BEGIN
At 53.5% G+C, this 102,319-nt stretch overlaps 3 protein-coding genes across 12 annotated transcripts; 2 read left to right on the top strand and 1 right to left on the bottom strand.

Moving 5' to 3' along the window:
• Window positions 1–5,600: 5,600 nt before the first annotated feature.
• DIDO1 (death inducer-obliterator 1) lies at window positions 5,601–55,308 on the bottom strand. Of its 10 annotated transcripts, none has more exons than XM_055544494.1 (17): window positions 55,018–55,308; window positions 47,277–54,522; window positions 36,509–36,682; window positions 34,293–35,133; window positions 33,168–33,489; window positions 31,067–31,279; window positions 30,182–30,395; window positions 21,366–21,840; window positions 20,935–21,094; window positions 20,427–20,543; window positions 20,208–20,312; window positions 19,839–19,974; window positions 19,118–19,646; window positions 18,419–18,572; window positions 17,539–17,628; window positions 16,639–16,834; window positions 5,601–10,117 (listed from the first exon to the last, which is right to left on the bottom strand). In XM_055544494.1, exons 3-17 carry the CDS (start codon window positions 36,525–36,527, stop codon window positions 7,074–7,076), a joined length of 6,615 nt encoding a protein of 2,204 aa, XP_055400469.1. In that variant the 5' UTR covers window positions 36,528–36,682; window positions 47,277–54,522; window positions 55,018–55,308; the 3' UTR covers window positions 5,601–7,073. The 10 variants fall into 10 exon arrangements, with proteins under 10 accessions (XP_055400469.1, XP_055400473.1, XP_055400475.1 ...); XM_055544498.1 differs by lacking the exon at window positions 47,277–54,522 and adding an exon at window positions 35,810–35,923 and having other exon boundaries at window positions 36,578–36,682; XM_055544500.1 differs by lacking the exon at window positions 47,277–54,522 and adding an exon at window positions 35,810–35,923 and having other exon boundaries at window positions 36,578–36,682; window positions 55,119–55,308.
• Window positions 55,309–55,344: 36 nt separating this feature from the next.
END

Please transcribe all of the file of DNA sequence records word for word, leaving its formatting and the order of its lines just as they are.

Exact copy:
At 53.5% G+C, this 102,319-nt stretch overlaps 3 protein-coding genes across 12 annotated transcripts; 2 read left to right on the top strand and 1 right to left on the bottom strand.

Moving 5' to 3' along the window:
• Window positions 1–5,600: 5,600 nt before the first annotated feature.
• DIDO1 (death inducer-obliterator 1) lies at window positions 5,601–55,308 on the bottom strand. Of its 10 annotated transcripts, none has more exons than XM_055544494.1 (17): window positions 55,018–55,308; window positions 47,277–54,522; window positions 36,509–36,682; window positions 34,293–35,133; window positions 33,168–33,489; window positions 31,067–31,279; window positions 30,182–30,395; window positions 21,366–21,840; window positions 20,935–21,094; window positions 20,427–20,543; window positions 20,208–20,312; window positions 19,839–19,974; window positions 19,118–19,646; window positions 18,419–18,572; window positions 17,539–17,628; window positions 16,639–16,834; window positions 5,601–10,117 (listed from the first exon to the last, which is right to left on the bottom strand). In XM_055544494.1, exons 3-17 carry the CDS (start codon window positions 36,525–36,527, stop codon window positions 7,074–7,076), a joined length of 6,615 nt encoding a protein of 2,204 aa, XP_055400469.1. In that variant the 5' UTR covers window positions 36,528–36,682; window positions 47,277–54,522; window positions 55,018–55,308; the 3' UTR covers window positions 5,601–7,073. The 10 variants fall into 10 exon arrangements, with proteins under 10 accessions (XP_055400469.1, XP_055400473.1, XP_055400475.1 ...); XM_055544498.1 differs by lacking the exon at window positions 47,277–54,522 and adding an exon at window positions 35,810–35,923 and having other exon boundaries at window positions 36,578–36,682; XM_055544500.1 differs by lacking the exon at window positions 47,277–54,522 and adding an exon at window positions 35,810–35,923 and having other exon boundaries at window positions 36,578–36,682; window positions 55,119–55,308.
• Window positions 55,309–55,344: 36 nt separating this feature from the next.